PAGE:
It is with humility and honesty that I write this post. You may have noticed my absence from writing and updating as much as usual. I have been not only busy with work and projects, but emotionally the past month has taken a toll on me and I’ve found myself not wanting to think about anything (even cooking!) when I have free time.
Numerous situations I will not write about (on a public forum) have left me feeling helpless, defeated, belittled and occasionally targeted. If you know me or read this blog, you know I’m a positive person and do all I can to find a lesson or good in something that can be disheartening. However, when those things begin to pile up one after another, it can really take it’s toll. It’s left me exhausted physically and emotionally. I love getting dressed up, but my brain is in sweatpants and can’t get off the couch, so to speak.
Recently, my friend and fellow blogger Andrew (and one of the first people to be SUPER supportive of this project) wrote to me to say that some of my personal posts have inspired him to write about his own reasons (click link) for not updating his site as much due to mental illness. That truly means a lot that I have helped my friend tackle those problems in such a public way. It takes bravery.
I remember before I published one of the first personal posts I ever made on here (not a recipe or general info, but about what I’ve been trying to learn in life), I was so worried it would sound weird and make me look foolish, I called several people to ask if it was a good idea, or I’d just be setting myself up for ridicule and eye-rolling.
I’m happy to say that it’s the personal posts that have meant the most to me, and thankfully helped others like Andrew. When we find a public outlet for expression, it’s incredibly theraputic.
I make those posts as much for myself as I do for those of you who read them.
I’m not ready to delve into everything that I’ve experienced in the past year… perhaps in a few months. But this post is to remind you of two things:
1) When you are honest with yourself and other people, when you open up to them, you find an outpouring of support and love that you may not have imagined. You resolve potential conflict. You take all the problems you made up in your head and squash them. It’s incredibly peaceful. And you may get the added bonus of helping someone else.
2) Friends and human relationships are so very important. I want to formally thank everyone that has extended kindness to me, especially in the past few weeks. You have offered me rides when I had no car, you have let me cry and offered calm kindness, you have reminded me that the people who always find fault with you and thrive on negativity are the people I should spend the least amount of thought and energy on.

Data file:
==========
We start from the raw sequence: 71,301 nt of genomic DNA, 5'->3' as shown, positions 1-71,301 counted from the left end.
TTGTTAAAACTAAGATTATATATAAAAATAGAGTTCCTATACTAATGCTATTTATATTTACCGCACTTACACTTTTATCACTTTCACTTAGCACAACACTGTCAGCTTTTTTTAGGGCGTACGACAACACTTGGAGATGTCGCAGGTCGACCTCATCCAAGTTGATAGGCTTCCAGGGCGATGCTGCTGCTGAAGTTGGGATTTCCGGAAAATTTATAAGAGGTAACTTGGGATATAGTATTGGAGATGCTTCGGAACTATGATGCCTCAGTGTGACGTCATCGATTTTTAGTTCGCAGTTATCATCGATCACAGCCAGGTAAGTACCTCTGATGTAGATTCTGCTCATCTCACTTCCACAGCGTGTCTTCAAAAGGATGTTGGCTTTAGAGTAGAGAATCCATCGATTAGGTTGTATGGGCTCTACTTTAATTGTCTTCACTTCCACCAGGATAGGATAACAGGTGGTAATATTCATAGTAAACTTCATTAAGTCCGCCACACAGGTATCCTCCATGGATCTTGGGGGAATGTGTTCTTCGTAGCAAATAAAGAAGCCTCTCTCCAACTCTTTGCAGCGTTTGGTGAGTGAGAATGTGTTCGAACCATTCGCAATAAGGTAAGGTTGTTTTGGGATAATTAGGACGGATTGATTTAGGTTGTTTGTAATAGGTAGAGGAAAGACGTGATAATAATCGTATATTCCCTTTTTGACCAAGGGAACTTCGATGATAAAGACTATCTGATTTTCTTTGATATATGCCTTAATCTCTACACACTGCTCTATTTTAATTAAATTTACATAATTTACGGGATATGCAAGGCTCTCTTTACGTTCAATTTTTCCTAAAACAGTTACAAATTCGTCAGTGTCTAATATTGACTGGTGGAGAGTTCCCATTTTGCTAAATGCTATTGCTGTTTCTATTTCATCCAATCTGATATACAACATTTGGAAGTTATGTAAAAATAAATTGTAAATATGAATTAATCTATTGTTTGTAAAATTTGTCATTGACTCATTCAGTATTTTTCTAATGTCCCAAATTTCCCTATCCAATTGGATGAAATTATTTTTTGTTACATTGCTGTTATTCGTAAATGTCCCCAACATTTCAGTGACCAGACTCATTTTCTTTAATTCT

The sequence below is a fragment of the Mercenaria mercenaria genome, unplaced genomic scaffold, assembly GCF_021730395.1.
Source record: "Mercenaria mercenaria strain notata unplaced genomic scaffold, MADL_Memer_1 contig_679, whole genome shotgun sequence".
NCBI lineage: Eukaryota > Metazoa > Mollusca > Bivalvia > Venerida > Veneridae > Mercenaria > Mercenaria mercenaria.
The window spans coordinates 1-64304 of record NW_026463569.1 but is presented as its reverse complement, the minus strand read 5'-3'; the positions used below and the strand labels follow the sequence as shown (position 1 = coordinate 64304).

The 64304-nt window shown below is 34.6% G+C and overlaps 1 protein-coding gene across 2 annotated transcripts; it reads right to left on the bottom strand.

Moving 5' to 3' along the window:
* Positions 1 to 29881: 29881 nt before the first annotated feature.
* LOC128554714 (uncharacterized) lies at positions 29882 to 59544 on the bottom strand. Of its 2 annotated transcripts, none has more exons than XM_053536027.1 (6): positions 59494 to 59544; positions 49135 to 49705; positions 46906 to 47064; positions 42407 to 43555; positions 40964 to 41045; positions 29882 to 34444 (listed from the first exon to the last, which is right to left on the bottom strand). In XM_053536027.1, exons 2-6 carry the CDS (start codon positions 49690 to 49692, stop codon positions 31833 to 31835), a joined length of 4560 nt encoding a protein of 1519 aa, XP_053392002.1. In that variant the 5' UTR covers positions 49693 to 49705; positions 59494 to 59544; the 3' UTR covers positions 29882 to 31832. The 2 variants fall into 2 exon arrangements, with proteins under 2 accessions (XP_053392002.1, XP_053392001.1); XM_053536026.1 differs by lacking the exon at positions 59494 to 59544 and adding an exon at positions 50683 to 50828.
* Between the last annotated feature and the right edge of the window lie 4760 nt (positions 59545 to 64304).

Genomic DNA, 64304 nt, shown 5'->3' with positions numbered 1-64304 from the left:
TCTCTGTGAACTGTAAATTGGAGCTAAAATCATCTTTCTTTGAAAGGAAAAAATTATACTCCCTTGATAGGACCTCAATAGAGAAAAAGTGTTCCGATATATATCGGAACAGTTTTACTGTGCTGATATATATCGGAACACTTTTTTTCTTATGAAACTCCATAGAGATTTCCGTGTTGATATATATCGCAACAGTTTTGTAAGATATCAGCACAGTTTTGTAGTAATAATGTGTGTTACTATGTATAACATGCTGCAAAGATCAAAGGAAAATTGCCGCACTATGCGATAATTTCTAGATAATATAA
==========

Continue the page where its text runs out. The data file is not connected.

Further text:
Some of you (as if by unexplained intuition) have gone out of your way at random to say such supportive and lovely things, to remind me that what I’m doing matters in a positive way, that I am appreciated and respected and I have made a difference to you and others. Thank you. So much. When I’ve had a particularly bad day, I have reread your letters and texts, replayed your phonecalls, and reflected on those conversations.
(Before anyone asks, everything regarding my friends, family and relationship are going beautifully. These are in fact the things that make me the happiest. No worries there.)
After my Christmas/Housewarming party over the weekend (photos soon to come!), I saw that a friend posted a comment on facebook upon getting home from the festivities: “Faith in humanity restored”.
Last week, the night my friend before a friend moved out of town, we talked about how we had become very close in a short period of time, and I said I was so thankful to have known her even with our sometimes different opinions on politics, social issues, religion, etc. It’s a reminder that our differences can help us grow instead of divide. She explained that her philosophy is that NONE OF US HAVE IT ALL RIGHT, none of us have all the answers or completely understand the big picture. But we all have pieces. And when we come together in friendship, we put all those pieces together and get a clearer image.
I can’t believe how many wonderful friends have come into my life in such a relatively short period of time. There was a moment when I looked around my house, saw it filled to capacity with people laughing and hugging and dancing and smiling, and my heart swelled. You are my friends and my family. And you mean so very much. Thank you for being a part of my life, and for bringing positivity and love when I need it most.